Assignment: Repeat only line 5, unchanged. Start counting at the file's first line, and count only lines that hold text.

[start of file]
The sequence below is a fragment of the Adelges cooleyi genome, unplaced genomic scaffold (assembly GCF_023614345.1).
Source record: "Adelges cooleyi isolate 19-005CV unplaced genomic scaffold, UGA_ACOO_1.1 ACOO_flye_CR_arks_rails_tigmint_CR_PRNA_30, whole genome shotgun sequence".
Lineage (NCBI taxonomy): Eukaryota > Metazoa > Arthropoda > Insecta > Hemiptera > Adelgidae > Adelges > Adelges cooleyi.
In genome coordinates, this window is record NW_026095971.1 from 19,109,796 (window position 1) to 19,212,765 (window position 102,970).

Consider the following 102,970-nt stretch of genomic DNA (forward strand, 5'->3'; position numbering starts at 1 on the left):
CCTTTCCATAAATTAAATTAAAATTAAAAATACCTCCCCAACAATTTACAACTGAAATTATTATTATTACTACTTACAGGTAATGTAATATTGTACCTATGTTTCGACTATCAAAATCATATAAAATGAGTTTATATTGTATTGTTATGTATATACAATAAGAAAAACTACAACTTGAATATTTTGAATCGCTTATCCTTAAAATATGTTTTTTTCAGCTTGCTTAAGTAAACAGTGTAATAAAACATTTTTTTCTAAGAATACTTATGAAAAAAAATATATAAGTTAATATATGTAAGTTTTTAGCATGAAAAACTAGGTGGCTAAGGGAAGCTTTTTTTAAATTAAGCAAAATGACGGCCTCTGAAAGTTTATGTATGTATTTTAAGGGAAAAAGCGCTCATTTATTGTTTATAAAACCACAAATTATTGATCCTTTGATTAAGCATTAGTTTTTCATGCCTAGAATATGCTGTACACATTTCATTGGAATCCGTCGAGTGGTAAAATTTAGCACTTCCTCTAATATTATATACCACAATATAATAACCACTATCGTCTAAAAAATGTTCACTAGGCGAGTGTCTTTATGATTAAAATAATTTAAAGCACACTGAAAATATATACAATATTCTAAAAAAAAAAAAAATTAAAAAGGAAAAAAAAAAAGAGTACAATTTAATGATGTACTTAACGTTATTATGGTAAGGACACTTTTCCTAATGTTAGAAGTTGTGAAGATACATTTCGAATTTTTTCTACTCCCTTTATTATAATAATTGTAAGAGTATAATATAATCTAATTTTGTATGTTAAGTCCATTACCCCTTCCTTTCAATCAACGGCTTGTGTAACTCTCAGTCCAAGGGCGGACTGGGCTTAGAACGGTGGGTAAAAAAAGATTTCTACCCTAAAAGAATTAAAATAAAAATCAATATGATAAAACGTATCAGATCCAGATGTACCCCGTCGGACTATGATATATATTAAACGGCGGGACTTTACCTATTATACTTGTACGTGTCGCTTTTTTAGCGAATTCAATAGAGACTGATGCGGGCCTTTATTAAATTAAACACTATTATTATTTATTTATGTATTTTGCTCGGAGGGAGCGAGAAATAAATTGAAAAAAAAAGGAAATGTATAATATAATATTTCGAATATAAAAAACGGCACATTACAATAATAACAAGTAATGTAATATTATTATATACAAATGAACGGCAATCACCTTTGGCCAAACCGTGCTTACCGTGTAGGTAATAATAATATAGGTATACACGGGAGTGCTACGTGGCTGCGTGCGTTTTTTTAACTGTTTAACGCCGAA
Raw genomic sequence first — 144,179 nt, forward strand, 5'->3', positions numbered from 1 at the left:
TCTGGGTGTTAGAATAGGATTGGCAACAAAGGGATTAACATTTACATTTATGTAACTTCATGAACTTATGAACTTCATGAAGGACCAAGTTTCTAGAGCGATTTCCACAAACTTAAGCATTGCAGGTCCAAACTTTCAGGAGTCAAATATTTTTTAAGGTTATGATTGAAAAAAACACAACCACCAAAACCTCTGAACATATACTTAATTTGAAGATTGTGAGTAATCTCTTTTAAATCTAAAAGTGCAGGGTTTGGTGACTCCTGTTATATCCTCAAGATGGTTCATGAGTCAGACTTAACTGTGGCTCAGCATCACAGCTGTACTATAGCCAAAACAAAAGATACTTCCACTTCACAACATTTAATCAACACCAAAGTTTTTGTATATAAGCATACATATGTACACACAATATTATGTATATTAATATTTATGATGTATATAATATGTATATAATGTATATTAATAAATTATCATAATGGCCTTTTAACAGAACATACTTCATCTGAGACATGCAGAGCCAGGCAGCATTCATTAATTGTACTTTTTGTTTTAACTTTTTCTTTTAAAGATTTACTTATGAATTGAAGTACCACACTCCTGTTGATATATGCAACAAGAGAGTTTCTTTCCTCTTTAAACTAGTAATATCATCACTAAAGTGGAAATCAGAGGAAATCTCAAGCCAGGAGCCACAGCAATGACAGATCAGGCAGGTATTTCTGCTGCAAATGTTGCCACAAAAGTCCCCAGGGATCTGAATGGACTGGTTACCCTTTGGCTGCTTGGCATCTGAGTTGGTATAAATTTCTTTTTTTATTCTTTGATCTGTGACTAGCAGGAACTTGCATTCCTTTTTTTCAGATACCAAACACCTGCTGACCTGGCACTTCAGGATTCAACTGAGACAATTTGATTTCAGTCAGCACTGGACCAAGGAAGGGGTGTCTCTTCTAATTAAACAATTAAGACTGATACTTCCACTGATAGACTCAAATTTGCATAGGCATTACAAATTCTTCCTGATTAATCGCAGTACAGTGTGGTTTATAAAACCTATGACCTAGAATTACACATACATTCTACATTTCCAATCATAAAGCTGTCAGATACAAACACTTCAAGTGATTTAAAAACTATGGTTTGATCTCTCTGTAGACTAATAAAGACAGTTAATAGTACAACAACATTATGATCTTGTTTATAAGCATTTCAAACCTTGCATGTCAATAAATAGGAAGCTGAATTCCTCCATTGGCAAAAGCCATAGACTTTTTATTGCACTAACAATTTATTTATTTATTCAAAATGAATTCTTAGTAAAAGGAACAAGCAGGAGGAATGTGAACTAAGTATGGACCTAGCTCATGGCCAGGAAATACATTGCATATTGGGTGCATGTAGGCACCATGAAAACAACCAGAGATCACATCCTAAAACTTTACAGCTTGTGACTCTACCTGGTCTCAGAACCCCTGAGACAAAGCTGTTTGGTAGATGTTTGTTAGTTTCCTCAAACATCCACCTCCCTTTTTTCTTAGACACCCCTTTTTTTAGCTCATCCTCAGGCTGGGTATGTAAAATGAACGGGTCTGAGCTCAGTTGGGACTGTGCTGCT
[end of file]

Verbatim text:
Consider the following 102,970-nt stretch of genomic DNA (forward strand, 5'->3'; position numbering starts at 1 on the left):